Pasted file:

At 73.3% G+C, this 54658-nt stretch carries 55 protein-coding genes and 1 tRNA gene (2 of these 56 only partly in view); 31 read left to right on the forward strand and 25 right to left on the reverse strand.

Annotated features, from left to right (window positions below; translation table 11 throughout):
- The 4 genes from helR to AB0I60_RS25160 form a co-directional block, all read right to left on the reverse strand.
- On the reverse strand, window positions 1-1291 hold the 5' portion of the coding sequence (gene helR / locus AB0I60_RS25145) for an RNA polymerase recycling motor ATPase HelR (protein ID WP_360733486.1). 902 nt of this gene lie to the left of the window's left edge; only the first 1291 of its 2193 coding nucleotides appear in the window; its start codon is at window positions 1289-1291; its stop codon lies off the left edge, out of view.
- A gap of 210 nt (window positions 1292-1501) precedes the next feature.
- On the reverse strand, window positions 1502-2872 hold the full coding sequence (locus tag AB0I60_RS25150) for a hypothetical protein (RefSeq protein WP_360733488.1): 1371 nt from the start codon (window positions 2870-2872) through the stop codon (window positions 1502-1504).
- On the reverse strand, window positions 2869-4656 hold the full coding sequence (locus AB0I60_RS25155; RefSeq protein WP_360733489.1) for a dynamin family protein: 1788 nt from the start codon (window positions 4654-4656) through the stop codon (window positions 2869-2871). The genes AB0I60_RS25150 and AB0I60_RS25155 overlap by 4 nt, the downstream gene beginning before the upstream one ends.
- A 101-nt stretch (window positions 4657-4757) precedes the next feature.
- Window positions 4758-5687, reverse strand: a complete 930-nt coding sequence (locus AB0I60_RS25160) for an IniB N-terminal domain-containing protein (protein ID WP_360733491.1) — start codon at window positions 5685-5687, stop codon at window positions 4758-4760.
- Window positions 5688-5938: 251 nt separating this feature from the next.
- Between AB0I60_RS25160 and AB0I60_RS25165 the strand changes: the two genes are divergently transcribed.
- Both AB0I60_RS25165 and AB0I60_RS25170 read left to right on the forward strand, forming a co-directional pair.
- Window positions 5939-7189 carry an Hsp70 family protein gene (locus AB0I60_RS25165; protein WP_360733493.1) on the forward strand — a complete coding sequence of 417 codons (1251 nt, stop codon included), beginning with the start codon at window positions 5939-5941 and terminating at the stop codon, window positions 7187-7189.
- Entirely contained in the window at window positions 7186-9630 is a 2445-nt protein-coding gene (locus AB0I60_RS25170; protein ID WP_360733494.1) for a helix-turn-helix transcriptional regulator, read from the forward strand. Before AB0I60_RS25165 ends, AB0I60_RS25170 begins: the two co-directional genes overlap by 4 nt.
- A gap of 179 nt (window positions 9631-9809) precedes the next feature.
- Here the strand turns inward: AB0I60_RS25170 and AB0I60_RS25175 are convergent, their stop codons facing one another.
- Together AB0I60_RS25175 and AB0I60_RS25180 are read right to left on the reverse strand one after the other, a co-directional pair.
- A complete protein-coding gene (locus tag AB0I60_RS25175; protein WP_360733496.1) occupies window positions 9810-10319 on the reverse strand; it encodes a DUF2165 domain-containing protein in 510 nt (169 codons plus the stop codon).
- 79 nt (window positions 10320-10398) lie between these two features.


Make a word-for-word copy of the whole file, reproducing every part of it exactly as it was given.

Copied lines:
At 73.3% G+C, this 54658-nt stretch carries 55 protein-coding genes and 1 tRNA gene (2 of these 56 only partly in view); 31 read left to right on the forward strand and 25 right to left on the reverse strand.

Annotated features, from left to right (window positions below; translation table 11 throughout):
- The 4 genes from helR to AB0I60_RS25160 form a co-directional block, all read right to left on the reverse strand.
- On the reverse strand, window positions 1-1291 hold the 5' portion of the coding sequence (gene helR / locus AB0I60_RS25145) for an RNA polymerase recycling motor ATPase HelR (protein ID WP_360733486.1). 902 nt of this gene lie to the left of the window's left edge; only the first 1291 of its 2193 coding nucleotides appear in the window; its start codon is at window positions 1289-1291; its stop codon lies off the left edge, out of view.
- A gap of 210 nt (window positions 1292-1501) precedes the next feature.
- On the reverse strand, window positions 1502-2872 hold the full coding sequence (locus tag AB0I60_RS25150) for a hypothetical protein (RefSeq protein WP_360733488.1): 1371 nt from the start codon (window positions 2870-2872) through the stop codon (window positions 1502-1504).
- On the reverse strand, window positions 2869-4656 hold the full coding sequence (locus AB0I60_RS25155; RefSeq protein WP_360733489.1) for a dynamin family protein: 1788 nt from the start codon (window positions 4654-4656) through the stop codon (window positions 2869-2871). The genes AB0I60_RS25150 and AB0I60_RS25155 overlap by 4 nt, the downstream gene beginning before the upstream one ends.
- A 101-nt stretch (window positions 4657-4757) precedes the next feature.
- Window positions 4758-5687, reverse strand: a complete 930-nt coding sequence (locus AB0I60_RS25160) for an IniB N-terminal domain-containing protein (protein ID WP_360733491.1) — start codon at window positions 5685-5687, stop codon at window positions 4758-4760.
- Window positions 5688-5938: 251 nt separating this feature from the next.
- Between AB0I60_RS25160 and AB0I60_RS25165 the strand changes: the two genes are divergently transcribed.
- Both AB0I60_RS25165 and AB0I60_RS25170 read left to right on the forward strand, forming a co-directional pair.
- Window positions 5939-7189 carry an Hsp70 family protein gene (locus AB0I60_RS25165; protein WP_360733493.1) on the forward strand — a complete coding sequence of 417 codons (1251 nt, stop codon included), beginning with the start codon at window positions 5939-5941 and terminating at the stop codon, window positions 7187-7189.
- Entirely contained in the window at window positions 7186-9630 is a 2445-nt protein-coding gene (locus AB0I60_RS25170; protein ID WP_360733494.1) for a helix-turn-helix transcriptional regulator, read from the forward strand. Before AB0I60_RS25165 ends, AB0I60_RS25170 begins: the two co-directional genes overlap by 4 nt.
- A gap of 179 nt (window positions 9631-9809) precedes the next feature.
- Here the strand turns inward: AB0I60_RS25170 and AB0I60_RS25175 are convergent, their stop codons facing one another.
- Together AB0I60_RS25175 and AB0I60_RS25180 are read right to left on the reverse strand one after the other, a co-directional pair.
- A complete protein-coding gene (locus tag AB0I60_RS25175; protein WP_360733496.1) occupies window positions 9810-10319 on the reverse strand; it encodes a DUF2165 domain-containing protein in 510 nt (169 codons plus the stop codon).
- 79 nt (window positions 10320-10398) lie between these two features.